Therefore, the hospital has to have the right balance between block time and open time. Here are some of the tactics to optimize block time use:

  1. Develop an accurate way of measuring block time utilization for each surgeon. When a surgeon does not do any surgeries on a given block time day, it is pretty easy to define that block as unutilized. But what about the surgeon who only schedules two 1-hour surgeries in a 6-hour block? Or the surgeon who schedules six 1-hour surgeries in that same block but gets done faster than expected in only 3 hours? Distinguishing between unutilized versus underutilized blocks becomes important. It is important to get buy-in about how block time utilization will be defined from the surgeons and then to provide them with a scorecard so that there is objective data to justify any future changes to their block times. Ultimately, the goal is to identify “collectable time” which is the smallest quantum of time that another surgical case could be fit into – for a cataract surgeon, “collectable time” in a given block might be 30 minutes but for a thoracic surgeon doing coronary bypass surgeries, “collectable time may be more like 3 hours. 100% utilization is not obtainable; 75% utilization may be a more realistic goal.
  2. Give feedback to the surgeons regularly. Ideally, they should have a “report card” outlining their block utilization every month. If this information is only provided once or twice a year, it becomes more difficult for the surgeon to change their behavior and their practice patterns. Regular feedback brings results and makes adjusting surgeons’ block time easier. If a surgeon is consistently running over their block time, then that surgeon should reduce the number of cases scheduled in their blocks. On the other hand, if a surgeon is consistently finishing the last case long before the end of the block time, that surgeon should schedule more cases in the block.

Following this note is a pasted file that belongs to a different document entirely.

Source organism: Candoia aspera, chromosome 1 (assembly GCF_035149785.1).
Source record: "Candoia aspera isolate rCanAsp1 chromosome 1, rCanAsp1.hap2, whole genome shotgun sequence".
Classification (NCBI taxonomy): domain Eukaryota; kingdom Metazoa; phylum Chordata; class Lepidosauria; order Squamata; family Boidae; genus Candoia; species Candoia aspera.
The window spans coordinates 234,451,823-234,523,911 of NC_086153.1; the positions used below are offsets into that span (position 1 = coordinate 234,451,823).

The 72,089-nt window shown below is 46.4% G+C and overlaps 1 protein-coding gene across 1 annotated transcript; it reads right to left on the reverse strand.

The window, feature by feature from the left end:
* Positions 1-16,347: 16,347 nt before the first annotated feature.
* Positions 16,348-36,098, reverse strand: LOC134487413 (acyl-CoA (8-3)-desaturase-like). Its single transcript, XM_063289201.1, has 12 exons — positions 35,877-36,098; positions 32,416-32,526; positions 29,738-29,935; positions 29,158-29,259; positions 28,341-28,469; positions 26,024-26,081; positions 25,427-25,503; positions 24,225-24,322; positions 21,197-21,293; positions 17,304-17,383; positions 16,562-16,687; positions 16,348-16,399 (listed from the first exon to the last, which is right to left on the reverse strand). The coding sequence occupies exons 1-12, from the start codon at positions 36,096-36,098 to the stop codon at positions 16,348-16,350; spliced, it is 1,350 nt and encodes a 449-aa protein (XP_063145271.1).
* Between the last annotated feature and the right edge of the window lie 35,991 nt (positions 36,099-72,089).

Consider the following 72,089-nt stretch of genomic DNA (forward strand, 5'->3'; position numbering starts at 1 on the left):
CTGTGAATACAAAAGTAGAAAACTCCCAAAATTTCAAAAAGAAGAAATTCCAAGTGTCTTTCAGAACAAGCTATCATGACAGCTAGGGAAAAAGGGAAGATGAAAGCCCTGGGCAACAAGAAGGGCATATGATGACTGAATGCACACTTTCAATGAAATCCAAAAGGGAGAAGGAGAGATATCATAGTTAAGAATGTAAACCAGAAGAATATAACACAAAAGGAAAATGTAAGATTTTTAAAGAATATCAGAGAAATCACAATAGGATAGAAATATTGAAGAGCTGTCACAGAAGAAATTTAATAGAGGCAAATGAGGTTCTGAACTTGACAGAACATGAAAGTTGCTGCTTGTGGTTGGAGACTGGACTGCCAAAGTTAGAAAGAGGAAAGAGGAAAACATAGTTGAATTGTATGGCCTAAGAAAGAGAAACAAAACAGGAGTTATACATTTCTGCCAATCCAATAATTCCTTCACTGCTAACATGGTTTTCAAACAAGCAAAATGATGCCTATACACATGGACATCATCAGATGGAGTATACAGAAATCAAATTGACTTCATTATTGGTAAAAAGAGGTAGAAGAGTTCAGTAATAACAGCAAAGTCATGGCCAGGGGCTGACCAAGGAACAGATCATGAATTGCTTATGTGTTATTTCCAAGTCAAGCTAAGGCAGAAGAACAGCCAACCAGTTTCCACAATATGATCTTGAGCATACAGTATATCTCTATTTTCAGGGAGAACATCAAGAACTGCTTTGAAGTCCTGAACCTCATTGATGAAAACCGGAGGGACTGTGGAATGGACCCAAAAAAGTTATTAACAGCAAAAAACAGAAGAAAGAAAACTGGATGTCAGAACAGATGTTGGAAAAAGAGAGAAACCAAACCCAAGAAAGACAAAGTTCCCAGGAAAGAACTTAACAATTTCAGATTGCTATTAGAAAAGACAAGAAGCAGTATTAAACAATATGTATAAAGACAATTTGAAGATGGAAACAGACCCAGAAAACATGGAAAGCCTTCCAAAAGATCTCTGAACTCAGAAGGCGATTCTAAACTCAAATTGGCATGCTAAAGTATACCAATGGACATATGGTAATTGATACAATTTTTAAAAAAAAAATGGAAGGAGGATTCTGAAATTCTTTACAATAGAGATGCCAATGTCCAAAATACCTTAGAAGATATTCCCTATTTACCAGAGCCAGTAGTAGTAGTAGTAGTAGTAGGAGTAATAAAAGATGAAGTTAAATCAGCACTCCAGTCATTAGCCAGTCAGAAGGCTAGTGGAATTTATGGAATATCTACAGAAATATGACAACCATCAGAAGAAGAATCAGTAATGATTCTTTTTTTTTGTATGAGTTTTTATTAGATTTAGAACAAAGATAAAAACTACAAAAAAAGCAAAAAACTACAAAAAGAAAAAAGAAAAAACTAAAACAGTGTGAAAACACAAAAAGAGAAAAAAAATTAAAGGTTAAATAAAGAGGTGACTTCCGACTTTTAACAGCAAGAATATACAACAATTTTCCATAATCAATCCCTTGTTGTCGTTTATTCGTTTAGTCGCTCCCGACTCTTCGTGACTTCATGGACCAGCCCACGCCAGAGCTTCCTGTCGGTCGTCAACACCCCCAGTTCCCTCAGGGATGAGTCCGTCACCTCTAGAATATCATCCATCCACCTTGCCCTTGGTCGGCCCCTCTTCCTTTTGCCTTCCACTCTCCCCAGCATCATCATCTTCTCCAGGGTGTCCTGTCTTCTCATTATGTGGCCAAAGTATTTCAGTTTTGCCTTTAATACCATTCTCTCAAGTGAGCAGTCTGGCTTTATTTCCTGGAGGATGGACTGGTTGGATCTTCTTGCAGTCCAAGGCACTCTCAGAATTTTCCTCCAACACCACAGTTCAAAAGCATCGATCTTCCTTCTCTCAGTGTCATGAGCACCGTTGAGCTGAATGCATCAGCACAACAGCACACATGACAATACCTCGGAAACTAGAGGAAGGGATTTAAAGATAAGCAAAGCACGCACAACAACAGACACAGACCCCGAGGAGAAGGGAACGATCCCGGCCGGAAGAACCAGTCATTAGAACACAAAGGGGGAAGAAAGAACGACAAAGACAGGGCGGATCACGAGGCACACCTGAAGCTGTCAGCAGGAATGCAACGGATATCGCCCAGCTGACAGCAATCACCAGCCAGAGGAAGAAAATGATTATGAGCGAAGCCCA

3. Know the economics of your community. The target for block time utilization will vary depending on profitability and competitiveness. For example, if your hospital is trying to attract more surgeons, you will have to accept a lower block time utilization percentage. Also, in a surgical market that is primarily affluent patients with commercial insurance, the hospital can afford to have a lower block time utilization and still be profitable whereas if most of the patients have Medicare or Medicaid (with lower reimbursement for any given surgery), the hospital will need to have a higher block time utilization to avoid losing money.
  4. Define the duration of one whole block. For an OR that normally runs 7:00 AM to 3:00 PM, a whole block would be 8 hours. However, if the OR has the ability to staff rooms for a longer period, a full block could be 12 hours. This would permit surgeons to schedule half blocks (e.g., 7:00 AM to 1:00 PM), 1/3 blocks (e.g., 7:00 AM to 11:00 AM), or 2/3 blocks (e.g. 11:00 AM to 7:00 PM). Blocks less than 4 hours in duration result in operating room inefficiency.
  5. Ensure that the first case starts on time each day. If the first case starts late then the surgeon will run past their block end time and that means that if there is another block scheduled for that operating room later in the day, the second block will not start on time.
  6. Control the operating room turn-over time. The faster the OR staff can clean the OR and get it ready for the next patient, the more cases you can schedule in a given block.
  7. Release blocks as far into the future as possible. If a surgeon has vacation or will be attending an out of town conference, that surgeon’s block time can be released many months before the scheduled vacation/conference time. It becomes much easier to reassign that block on that particular week to another surgeon who is looking to do extra cases that week. Set automatic block release times that are appropriate for how far in advance a specific surgeon typically books cases: for a joint replacement surgeon, it may be 2 weeks, for a neurosurgeon, it may be 3 days, for an orthopedic trauma surgeon, it may be 6:00 AM the day of the block. Try to average 3 weeks for block releases when including auto-released blocks plus electively released blocks.